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ureji1c8r1 2022-05-11 Answered
Given the system
x = A x
where
A = [ a 0 4 1 1 0 2 a 0 3 ]
In what interval of a is the system asymptotically stable, and for what value of a is the system stable/unstable if such a case even exists?
Attempt
For a system to be asymptotically stable the real part of all eigenvalues must be negative.
( λ ) < 0 , for all λ
Since we are dealing with a 3 × 3 matrix, I used maple to find the eigenvalues from the system matrix. I also tried to use Maple to solve the inequality case for the eigenvalues, but I don't think I'm getting correct results.
The results I get from Maple state that the system is asymptotically stable when
8 < a 5 4 3
I spoke with my peers, and they said that this interval of a is wrong. Can anyone see what is going wrong?
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Answers (1)

Haylie Cherry
Answered 2022-05-12 Author has 18 answers
I agree with you. Simply because the range indicated means a must be smaller than 0, while 0 is a feasible solution (roots at 3 2 ± 1 2 23 i). Since only the real part is indicating stability, it is important to figure out when the square root becomes imaginary:
a 2 10 a 23 = 0
( a 5 ) 2 = 48
a = 5 ± 4 3
Knowing these roots, you can deduct that this is less than zero if:
5 4 3 < a < 5 + 4 3
Within this range, the stability is entirely relying on 1 2 a 3 2 . from here it can be seen that the upperbound of a should be: a < 3. The lower bound is a bit tricky as it exceeds the range on which the root is imaginary, but luckily that has been already given by your calculator: a > 8, which is the value on which the second eigenvalue will yield 0. So the actual range of a is:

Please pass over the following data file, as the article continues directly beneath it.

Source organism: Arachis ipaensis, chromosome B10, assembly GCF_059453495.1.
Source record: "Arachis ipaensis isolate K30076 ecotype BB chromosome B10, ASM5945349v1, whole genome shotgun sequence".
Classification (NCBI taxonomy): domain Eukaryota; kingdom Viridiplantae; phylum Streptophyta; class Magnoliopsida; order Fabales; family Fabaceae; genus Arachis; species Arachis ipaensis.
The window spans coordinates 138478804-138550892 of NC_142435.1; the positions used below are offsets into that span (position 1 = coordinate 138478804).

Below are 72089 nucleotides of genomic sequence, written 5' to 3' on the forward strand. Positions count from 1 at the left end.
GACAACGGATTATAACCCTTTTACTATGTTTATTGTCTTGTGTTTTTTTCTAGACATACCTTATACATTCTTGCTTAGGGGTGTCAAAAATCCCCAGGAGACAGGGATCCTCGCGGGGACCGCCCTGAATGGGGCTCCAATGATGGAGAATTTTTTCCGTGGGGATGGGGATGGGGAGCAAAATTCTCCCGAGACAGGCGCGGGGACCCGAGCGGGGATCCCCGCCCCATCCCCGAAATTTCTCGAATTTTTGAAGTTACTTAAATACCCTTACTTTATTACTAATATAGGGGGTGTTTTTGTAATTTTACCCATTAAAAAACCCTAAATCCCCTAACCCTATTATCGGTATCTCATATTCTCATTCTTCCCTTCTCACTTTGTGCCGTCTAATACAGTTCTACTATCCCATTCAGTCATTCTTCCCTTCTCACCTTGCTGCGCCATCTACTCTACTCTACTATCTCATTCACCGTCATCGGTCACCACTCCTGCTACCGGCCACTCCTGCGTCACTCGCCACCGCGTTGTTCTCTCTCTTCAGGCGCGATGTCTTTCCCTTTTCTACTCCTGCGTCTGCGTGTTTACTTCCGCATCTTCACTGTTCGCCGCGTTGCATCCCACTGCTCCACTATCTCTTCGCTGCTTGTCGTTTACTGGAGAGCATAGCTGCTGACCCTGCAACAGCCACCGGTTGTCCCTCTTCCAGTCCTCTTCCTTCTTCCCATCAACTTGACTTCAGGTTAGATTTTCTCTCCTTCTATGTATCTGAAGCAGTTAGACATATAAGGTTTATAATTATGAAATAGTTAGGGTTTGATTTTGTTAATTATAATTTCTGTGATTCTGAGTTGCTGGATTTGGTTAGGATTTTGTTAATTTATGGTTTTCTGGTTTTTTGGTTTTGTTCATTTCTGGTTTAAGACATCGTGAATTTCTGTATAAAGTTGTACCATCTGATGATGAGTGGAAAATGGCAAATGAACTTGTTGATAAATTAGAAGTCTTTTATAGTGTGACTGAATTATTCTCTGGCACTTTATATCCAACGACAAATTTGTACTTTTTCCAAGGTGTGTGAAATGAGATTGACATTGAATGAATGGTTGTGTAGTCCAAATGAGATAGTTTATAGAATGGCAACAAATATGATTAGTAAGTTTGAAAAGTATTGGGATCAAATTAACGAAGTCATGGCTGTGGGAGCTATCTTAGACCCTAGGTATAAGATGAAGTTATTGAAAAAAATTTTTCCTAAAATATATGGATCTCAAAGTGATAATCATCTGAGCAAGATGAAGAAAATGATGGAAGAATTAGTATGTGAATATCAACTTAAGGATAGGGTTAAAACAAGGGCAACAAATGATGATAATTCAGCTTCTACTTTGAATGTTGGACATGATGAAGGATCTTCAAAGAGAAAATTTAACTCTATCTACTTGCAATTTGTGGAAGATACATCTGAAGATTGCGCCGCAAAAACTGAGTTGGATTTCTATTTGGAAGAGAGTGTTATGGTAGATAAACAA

8 < a < 3
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Background
It is relatively easier to find a solution to a system of linear equations in the form of A v = b given the matrix A. But what systematic ways are there that allows us to obtain a matrix given a equation?
For example, consider the following equations with all terms existing in R
[ a b c d e f g h i ] [ 2 3 4 ] = [ 1 1 1 ]
Although it is easy to see that a = 1 2 , e = 1 3 , i = 1 4 with all other terms being 0 is a viable solution, I am curious if there is a more systematic way of finding a matrix that satisfies a equation. Even more importantly, how should these methods be adapted when there are added constraints on the properties of the matrix? For example, if we require that the matrix of interest should be invertible, or of rank = k?
Why I am interested in such question
Consider the vector space P 2 ( R ) , the problem of finding a basis β such that [ x 2 + x + 1 ] β = ( 2 , 3 , 4 ) T can be reduced to a problem that has been stated above.

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